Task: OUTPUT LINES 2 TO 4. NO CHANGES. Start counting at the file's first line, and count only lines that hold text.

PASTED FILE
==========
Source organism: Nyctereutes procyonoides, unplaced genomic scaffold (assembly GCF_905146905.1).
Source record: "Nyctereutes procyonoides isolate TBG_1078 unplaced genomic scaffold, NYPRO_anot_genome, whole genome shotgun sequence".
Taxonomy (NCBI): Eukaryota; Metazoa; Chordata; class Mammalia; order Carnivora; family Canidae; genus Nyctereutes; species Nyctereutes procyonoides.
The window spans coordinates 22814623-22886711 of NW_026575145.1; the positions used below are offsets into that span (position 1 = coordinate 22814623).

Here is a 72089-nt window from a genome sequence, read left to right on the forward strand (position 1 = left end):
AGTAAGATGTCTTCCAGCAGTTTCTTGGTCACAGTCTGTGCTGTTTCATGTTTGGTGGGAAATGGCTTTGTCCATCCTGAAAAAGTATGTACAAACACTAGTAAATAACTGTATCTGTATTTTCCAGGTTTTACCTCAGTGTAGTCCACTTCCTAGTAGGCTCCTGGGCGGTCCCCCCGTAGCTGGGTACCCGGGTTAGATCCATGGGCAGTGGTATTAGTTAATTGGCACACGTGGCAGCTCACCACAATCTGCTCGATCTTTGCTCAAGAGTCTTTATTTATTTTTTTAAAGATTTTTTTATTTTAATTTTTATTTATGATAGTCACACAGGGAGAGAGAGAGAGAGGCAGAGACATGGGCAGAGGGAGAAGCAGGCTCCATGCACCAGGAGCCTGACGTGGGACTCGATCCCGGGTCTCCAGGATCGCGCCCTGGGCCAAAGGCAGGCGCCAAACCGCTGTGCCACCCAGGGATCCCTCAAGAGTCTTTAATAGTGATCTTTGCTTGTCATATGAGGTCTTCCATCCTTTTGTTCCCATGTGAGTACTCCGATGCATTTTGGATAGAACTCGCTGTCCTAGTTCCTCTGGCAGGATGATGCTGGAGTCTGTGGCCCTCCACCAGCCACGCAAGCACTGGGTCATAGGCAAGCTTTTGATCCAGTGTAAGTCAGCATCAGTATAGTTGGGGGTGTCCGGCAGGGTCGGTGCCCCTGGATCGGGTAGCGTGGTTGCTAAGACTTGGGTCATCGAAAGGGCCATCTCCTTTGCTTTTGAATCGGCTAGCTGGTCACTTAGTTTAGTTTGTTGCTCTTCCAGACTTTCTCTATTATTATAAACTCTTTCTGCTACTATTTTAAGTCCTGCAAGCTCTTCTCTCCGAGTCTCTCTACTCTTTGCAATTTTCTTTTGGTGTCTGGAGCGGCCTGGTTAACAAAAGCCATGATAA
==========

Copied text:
Source record: "Nyctereutes procyonoides isolate TBG_1078 unplaced genomic scaffold, NYPRO_anot_genome, whole genome shotgun sequence".
Taxonomy (NCBI): Eukaryota; Metazoa; Chordata; class Mammalia; order Carnivora; family Canidae; genus Nyctereutes; species Nyctereutes procyonoides.
The window spans coordinates 22814623-22886711 of NW_026575145.1; the positions used below are offsets into that span (position 1 = coordinate 22814623).